Efforts to fight wildfires in Oregon have been hobbled as all of the state National Guard's heavy-lift helicopters have been sent abroad.
The six CH-47 Chinooks and 60 troops of the Oregon National Guard were deployed to Afghanistan in May, two months after the Pentagon began pulling troops out of the central Asian country following a peace deal with the Taliban.
That leaves the force with four smaller UH-60 Black Hawk and one UH-72 Lakota, Vice reported.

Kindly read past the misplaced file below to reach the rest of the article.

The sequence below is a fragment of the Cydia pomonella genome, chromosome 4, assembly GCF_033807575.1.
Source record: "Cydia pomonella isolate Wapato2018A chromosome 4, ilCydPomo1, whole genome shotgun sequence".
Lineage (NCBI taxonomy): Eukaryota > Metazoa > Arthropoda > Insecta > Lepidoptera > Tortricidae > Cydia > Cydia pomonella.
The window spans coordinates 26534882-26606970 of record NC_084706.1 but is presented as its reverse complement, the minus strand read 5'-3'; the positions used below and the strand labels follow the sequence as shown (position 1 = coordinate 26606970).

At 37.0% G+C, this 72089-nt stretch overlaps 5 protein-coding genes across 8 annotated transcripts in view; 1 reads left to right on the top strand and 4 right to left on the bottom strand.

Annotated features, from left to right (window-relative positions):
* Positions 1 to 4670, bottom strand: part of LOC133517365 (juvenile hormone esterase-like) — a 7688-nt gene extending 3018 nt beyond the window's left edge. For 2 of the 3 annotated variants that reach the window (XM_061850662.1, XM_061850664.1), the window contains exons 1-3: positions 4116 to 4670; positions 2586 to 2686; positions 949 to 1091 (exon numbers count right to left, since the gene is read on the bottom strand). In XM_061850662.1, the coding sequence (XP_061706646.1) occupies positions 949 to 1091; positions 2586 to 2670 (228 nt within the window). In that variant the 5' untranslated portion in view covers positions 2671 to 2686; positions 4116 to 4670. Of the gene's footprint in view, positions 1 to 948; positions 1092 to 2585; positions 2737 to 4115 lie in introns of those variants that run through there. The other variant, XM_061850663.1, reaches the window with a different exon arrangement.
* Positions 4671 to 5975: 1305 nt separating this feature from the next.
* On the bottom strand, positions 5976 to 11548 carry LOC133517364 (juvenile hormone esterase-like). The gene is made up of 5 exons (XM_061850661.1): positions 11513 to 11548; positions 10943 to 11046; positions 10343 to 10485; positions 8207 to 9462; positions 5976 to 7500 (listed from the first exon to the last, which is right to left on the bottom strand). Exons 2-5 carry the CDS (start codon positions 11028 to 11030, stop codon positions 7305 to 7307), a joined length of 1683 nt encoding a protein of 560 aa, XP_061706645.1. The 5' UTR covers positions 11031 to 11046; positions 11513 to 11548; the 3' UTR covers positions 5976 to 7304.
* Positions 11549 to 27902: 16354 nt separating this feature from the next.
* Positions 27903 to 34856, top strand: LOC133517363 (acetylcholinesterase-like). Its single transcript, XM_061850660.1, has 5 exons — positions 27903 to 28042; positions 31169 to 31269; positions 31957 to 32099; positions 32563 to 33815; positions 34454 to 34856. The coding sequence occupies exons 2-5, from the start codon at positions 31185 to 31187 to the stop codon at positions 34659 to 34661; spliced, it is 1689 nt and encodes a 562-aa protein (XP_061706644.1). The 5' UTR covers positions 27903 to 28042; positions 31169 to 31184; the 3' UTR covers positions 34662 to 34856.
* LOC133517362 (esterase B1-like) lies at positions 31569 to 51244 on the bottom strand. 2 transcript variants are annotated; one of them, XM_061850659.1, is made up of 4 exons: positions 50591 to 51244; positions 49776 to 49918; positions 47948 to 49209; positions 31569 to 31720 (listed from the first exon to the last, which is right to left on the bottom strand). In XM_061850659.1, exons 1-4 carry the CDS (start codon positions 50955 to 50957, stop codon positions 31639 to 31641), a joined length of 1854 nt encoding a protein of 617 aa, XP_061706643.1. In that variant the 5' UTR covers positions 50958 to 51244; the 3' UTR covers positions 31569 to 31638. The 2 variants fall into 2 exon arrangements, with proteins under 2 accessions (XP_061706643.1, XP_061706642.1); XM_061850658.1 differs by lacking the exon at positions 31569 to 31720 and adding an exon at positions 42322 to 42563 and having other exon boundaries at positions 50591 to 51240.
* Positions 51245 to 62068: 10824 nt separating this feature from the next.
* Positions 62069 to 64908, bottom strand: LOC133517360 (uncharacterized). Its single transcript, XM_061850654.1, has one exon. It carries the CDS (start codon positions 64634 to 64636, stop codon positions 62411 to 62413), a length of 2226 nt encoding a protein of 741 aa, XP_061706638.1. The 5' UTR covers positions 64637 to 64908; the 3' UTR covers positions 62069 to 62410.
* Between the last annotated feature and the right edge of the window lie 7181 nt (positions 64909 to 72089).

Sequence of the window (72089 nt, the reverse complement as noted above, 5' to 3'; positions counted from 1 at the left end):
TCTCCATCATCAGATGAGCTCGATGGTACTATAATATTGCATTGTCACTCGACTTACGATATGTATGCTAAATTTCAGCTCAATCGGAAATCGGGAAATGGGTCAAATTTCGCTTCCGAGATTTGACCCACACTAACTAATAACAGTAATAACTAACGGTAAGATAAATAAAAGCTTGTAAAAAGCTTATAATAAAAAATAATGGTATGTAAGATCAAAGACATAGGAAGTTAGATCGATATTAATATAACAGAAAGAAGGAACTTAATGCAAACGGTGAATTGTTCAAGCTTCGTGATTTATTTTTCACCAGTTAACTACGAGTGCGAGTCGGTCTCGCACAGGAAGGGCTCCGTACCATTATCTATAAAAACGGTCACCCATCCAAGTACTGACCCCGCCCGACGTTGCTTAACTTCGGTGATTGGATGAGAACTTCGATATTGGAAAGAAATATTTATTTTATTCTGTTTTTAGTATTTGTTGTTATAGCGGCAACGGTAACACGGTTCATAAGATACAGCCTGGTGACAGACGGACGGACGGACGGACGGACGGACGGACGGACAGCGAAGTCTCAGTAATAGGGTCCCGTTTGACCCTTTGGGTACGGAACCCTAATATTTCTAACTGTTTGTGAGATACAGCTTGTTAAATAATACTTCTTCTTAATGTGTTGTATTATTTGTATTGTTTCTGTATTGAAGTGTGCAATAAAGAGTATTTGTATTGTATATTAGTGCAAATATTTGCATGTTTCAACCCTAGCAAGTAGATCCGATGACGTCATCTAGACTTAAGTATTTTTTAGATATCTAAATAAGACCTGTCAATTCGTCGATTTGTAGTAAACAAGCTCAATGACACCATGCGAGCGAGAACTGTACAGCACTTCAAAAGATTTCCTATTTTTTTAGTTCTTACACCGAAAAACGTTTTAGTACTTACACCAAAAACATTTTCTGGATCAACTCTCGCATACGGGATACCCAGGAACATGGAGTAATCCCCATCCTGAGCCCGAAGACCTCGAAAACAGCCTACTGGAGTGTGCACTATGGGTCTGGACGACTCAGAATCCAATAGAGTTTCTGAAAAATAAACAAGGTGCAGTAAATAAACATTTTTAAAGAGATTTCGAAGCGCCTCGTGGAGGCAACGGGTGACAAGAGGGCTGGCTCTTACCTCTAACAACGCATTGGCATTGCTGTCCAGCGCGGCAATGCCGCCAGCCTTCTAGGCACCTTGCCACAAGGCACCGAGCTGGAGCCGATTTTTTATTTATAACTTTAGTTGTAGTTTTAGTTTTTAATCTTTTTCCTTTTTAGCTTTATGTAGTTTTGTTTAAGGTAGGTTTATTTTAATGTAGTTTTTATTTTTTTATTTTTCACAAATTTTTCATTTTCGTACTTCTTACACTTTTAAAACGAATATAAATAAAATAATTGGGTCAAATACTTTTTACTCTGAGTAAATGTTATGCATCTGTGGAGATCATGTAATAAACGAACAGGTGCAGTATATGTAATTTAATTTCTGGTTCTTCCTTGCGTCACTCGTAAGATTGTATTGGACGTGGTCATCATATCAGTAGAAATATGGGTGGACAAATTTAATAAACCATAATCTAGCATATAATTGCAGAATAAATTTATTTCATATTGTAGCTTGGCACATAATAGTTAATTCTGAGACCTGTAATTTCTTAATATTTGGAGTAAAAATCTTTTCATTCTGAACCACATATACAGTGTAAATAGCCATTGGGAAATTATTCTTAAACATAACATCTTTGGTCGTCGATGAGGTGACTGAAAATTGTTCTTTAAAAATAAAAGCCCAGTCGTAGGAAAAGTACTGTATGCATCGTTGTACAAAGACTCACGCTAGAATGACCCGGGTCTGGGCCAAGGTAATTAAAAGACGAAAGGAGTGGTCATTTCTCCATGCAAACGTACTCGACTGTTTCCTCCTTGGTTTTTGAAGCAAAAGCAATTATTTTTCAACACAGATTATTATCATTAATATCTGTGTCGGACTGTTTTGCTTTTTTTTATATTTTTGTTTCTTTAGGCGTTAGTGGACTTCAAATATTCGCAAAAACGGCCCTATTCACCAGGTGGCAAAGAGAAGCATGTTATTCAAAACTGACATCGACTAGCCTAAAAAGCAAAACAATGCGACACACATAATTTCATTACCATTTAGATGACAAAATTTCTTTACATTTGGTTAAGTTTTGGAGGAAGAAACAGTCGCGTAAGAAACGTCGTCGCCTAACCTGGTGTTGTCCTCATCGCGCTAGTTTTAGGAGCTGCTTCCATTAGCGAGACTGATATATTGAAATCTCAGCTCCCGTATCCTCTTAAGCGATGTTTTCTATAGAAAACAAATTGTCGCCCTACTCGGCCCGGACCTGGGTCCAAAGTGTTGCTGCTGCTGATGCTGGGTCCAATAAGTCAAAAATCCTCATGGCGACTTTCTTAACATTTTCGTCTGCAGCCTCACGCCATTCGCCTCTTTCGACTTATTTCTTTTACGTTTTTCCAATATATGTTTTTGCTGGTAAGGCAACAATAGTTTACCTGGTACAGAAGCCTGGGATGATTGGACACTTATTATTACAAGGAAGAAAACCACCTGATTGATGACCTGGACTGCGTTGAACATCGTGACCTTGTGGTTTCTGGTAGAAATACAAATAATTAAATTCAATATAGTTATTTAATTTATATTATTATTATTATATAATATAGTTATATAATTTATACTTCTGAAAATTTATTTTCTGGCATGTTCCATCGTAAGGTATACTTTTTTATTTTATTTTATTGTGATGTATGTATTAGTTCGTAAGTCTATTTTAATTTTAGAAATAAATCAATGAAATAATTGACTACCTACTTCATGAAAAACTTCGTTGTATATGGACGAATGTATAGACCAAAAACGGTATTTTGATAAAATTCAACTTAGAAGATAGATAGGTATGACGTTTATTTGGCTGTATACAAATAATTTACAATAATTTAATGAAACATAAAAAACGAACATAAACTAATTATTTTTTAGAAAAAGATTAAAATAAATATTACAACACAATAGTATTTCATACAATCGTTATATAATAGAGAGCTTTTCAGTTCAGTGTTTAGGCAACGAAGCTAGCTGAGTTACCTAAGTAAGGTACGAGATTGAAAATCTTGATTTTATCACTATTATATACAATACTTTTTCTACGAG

The Oregon National Guard CH-47s can be fitted with 2,000-gallon 'Bambi' firefighting buckets capable of dowsing 100 metres of burning forest.
Each giant twin-rotor helicopter can carry a payload of 10 tonnes, four times as much as the UH-60 and five times the UH-72's capacity.
Oregon Governor Kate Brown said 900,000 acres of land had been burnt and dozens of people have been reported missing.
As of Friday a total of 23 people had been reported killed in the blazes across the US. Four of those were in Oregon, including 13-year-old boy Wyatt Tofte and his grandmother Peggy Mosso, who died with their dog in the family car. Wyatt's father Chris Tofte found the boy's mother Angie Mosso and another man alive but with severe burns.